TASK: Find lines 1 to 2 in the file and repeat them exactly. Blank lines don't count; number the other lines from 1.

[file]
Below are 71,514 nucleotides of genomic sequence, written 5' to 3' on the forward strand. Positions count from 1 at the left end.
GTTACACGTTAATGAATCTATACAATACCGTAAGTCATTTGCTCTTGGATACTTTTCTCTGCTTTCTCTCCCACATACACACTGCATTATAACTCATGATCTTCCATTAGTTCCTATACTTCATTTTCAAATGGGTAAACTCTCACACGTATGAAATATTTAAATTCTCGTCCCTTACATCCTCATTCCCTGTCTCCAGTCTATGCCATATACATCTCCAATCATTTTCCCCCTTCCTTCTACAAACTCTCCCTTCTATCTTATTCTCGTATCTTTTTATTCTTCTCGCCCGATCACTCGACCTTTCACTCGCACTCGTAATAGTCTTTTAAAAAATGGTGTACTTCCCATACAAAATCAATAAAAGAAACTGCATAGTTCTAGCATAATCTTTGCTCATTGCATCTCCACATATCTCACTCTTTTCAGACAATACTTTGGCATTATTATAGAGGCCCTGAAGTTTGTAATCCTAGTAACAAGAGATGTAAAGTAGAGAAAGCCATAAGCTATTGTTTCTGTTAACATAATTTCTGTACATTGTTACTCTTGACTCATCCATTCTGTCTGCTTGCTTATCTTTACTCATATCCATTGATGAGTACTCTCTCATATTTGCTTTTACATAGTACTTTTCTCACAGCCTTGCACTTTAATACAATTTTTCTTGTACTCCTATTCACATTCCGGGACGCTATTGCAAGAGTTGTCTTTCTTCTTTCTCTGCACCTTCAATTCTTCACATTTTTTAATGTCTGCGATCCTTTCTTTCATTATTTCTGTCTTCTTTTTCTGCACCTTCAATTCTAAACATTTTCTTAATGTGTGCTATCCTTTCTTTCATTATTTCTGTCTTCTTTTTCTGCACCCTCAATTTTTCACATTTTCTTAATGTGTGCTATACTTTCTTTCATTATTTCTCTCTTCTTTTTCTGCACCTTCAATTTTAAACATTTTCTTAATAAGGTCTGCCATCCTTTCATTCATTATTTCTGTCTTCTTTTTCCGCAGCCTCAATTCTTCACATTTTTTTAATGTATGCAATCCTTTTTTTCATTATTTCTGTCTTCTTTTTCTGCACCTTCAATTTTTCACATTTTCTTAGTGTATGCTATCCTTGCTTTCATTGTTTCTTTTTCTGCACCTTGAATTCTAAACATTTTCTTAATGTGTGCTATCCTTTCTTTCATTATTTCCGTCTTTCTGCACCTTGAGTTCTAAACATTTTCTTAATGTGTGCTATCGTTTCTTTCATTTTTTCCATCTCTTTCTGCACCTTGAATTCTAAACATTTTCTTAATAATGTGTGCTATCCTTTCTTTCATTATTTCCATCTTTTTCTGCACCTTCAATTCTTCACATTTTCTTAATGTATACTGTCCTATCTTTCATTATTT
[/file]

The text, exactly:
Below are 71,514 nucleotides of genomic sequence, written 5' to 3' on the forward strand. Positions count from 1 at the left end.
GTTACACGTTAATGAATCTATACAATACCGTAAGTCATTTGCTCTTGGATACTTTTCTCTGCTTTCTCTCCCACATACACACTGCATTATAACTCATGATCTTCCATTAGTTCCTATACTTCATTTTCAAATGGGTAAACTCTCACACGTATGAAATATTTAAATTCTCGTCCCTTACATCCTCATTCCCTGTCTCCAGTCTATGCCATATACATCTCCAATCATTTTCCCCCTTCCTTCTACAAACTCTCCCTTCTATCTTATTCTCGTATCTTTTTATTCTTCTCGCCCGATCACTCGACCTTTCACTCGCACTCGTAATAGTCTTTTAAAAAATGGTGTACTTCCCATACAAAATCAATAAAAGAAACTGCATAGTTCTAGCATAATCTTTGCTCATTGCATCTCCACATATCTCACTCTTTTCAGACAATACTTTGGCATTATTATAGAGGCCCTGAAGTTTGTAATCCTAGTAACAAGAGATGTAAAGTAGAGAAAGCCATAAGCTATTGTTTCTGTTAACATAATTTCTGTACATTGTTACTCTTGACTCATCCATTCTGTCTGCTTGCTTATCTTTACTCATATCCATTGATGAGTACTCTCTCATATTTGCTTTTACATAGTACTTTTCTCACAGCCTTGCACTTTAATACAATTTTTCTTGTACTCCTATTCACATTCCGGGACGCTATTGCAAGAGTTGTCTTTCTTCTTTCTCTGCACCTTCAATTCTTCACATTTTTTAATGTCTGCGATCCTTTCTTTCATTATTTCTGTCTTCTTTTTCTGCACCTTCAATTCTAAACATTTTCTTAATGTGTGCTATCCTTTCTTTCATTATTTCTGTCTTCTTTTTCTGCACCCTCAATTTTTCACATTTTCTTAATGTGTGCTATACTTTCTTTCATTATTTCTCTCTTCTTTTTCTGCACCTTCAATTTTAAACATTTTCTTAATAAGGTCTGCCATCCTTTCATTCATTATTTCTGTCTTCTTTTTCCGCAGCCTCAATTCTTCACATTTTTTTAATGTATGCAATCCTTTTTTTCATTATTTCTGTCTTCTTTTTCTGCACCTTCAATTTTTCACATTTTCTTAGTGTATGCTATCCTTGCTTTCATTGTTTCTTTTTCTGCACCTTGAATTCTAAACATTTTCTTAATGTGTGCTATCCTTTCTTTCATTATTTCCGTCTTTCTGCACCTTGAGTTCTAAACATTTTCTTAATGTGTGCTATCGTTTCTTTCATTTTTTCCATCTCTTTCTGCACCTTGAATTCTAAACATTTTCTTAATAATGTGTGCTATCCTTTCTTTCATTATTTCCATCTTTTTCTGCACCTTCAATTCTTCACATTTTCTTAATGTATACTGTCCTATCTTTCATTATTT